Translation:Polish is more similar to Russian than to English.
In the version that reads "Polish is more like Russian than English," there's a subtle ambiguity, since that sentence could be interpreted as "Polish is more like Russian than like English" (which is the meaning of the Russian sentence), or it could be interpreted to mean, "Polish is more like Russian than English is like Russian."
First, the most natural phrasing of your example: "Polish looks more like Russian than English"
You can use "looks like" figuratively:
- It looks like rain. (From the appearance of the sky, I think it will rain.)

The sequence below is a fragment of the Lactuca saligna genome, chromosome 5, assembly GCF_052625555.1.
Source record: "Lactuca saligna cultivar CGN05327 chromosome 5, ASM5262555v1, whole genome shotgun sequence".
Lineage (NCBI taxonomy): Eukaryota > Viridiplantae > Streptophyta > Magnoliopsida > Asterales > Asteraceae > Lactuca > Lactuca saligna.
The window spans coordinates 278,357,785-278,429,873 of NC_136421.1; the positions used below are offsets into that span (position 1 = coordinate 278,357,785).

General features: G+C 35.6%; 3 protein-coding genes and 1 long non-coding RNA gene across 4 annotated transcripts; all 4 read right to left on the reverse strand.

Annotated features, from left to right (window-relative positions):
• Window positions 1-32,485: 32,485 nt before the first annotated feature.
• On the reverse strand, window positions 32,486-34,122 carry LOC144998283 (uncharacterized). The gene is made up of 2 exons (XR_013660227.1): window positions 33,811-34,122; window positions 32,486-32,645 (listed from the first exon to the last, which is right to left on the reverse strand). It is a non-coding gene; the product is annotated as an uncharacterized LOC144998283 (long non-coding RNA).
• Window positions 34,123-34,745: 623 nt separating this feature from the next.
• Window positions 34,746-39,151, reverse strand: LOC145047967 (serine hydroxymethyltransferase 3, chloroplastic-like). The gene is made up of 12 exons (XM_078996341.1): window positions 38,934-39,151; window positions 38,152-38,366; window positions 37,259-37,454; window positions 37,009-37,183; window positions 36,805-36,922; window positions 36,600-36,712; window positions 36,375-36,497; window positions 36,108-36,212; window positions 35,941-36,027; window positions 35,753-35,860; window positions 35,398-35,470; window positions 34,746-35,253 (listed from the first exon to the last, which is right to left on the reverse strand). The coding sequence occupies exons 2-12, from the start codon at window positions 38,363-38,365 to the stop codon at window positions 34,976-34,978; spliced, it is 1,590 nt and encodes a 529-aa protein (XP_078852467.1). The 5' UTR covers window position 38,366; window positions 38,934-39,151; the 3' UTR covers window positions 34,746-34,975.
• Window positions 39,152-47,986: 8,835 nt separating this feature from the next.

- It looks like he's guilty. (from the evidence)
- It looks like I'll have to go to Russia. (circumstances indicate)
But if you use it in this example, it would make people think you're referring to the appearance of written Polish, e.g. the alphabet - and that's probably not true. Just as if you said "sounds more like" you'd be referring to the sound, which I think might be true.
The most natural translation in this exercise would be "Polish is more like Russian than English." But I think they've made the right choice for suggested translation; theirs is OK, and more clearly related to the Russian.